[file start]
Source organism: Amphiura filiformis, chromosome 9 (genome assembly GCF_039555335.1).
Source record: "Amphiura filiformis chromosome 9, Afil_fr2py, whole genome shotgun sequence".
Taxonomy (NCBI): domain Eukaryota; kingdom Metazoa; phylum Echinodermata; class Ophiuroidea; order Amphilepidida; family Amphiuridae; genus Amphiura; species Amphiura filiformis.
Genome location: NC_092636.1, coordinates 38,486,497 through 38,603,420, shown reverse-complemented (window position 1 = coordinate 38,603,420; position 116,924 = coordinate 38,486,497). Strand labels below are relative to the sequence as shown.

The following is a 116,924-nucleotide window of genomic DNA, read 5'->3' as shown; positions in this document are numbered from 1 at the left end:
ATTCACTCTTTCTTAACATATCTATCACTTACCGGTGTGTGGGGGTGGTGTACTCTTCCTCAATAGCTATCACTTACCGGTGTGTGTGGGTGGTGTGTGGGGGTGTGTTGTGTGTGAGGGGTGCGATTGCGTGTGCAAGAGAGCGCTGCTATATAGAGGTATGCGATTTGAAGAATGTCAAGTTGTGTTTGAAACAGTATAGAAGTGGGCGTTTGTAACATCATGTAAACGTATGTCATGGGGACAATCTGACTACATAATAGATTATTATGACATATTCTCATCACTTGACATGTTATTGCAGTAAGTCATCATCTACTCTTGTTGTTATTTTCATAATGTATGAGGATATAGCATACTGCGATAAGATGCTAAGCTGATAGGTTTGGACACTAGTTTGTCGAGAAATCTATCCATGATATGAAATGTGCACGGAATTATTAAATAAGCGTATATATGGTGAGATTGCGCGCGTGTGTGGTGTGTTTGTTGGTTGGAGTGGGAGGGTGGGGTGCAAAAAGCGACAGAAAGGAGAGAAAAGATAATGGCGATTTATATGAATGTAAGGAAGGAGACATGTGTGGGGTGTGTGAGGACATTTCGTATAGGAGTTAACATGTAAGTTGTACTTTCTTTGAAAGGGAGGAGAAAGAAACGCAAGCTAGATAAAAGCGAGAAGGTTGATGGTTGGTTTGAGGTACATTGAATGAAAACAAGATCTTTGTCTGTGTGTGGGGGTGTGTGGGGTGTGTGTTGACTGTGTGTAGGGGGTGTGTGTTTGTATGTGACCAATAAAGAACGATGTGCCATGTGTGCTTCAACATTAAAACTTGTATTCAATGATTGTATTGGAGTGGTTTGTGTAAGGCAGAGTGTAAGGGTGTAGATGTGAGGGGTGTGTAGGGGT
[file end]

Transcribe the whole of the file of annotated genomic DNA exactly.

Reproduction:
Source organism: Amphiura filiformis, chromosome 9 (genome assembly GCF_039555335.1).
Source record: "Amphiura filiformis chromosome 9, Afil_fr2py, whole genome shotgun sequence".
Taxonomy (NCBI): domain Eukaryota; kingdom Metazoa; phylum Echinodermata; class Ophiuroidea; order Amphilepidida; family Amphiuridae; genus Amphiura; species Amphiura filiformis.
Genome location: NC_092636.1, coordinates 38,486,497 through 38,603,420, shown reverse-complemented (window position 1 = coordinate 38,603,420; position 116,924 = coordinate 38,486,497). Strand labels below are relative to the sequence as shown.

The following is a 116,924-nucleotide window of genomic DNA, read 5'->3' as shown; positions in this document are numbered from 1 at the left end:
ATTCACTCTTTCTTAACATATCTATCACTTACCGGTGTGTGGGGGTGGTGTACTCTTCCTCAATAGCTATCACTTACCGGTGTGTGTGGGTGGTGTGTGGGGGTGTGTTGTGTGTGAGGGGTGCGATTGCGTGTGCAAGAGAGCGCTGCTATATAGAGGTATGCGATTTGAAGAATGTCAAGTTGTGTTTGAAACAGTATAGAAGTGGGCGTTTGTAACATCATGTAAACGTATGTCATGGGGACAATCTGACTACATAATAGATTATTATGACATATTCTCATCACTTGACATGTTATTGCAGTAAGTCATCATCTACTCTTGTTGTTATTTTCATAATGTATGAGGATATAGCATACTGCGATAAGATGCTAAGCTGATAGGTTTGGACACTAGTTTGTCGAGAAATCTATCCATGATATGAAATGTGCACGGAATTATTAAATAAGCGTATATATGGTGAGATTGCGCGCGTGTGTGGTGTGTTTGTTGGTTGGAGTGGGAGGGTGGGGTGCAAAAAGCGACAGAAAGGAGAGAAAAGATAATGGCGATTTATATGAATGTAAGGAAGGAGACATGTGTGGGGTGTGTGAGGACATTTCGTATAGGAGTTAACATGTAAGTTGTACTTTCTTTGAAAGGGAGGAGAAAGAAACGCAAGCTAGATAAAAGCGAGAAGGTTGATGGTTGGTTTGAGGTACATTGAATGAAAACAAGATCTTTGTCTGTGTGTGGGGGTGTGTGGGGTGTGTGTTGACTGTGTGTAGGGGGTGTGTGTTTGTATGTGACCAATAAAGAACGATGTGCCATGTGTGCTTCAACATTAAAACTTGTATTCAATGATTGTATTGGAGTGGTTTGTGTAAGGCAGAGTGTAAGGGTGTAGATGTGAGGGGTGTGTAGGGGT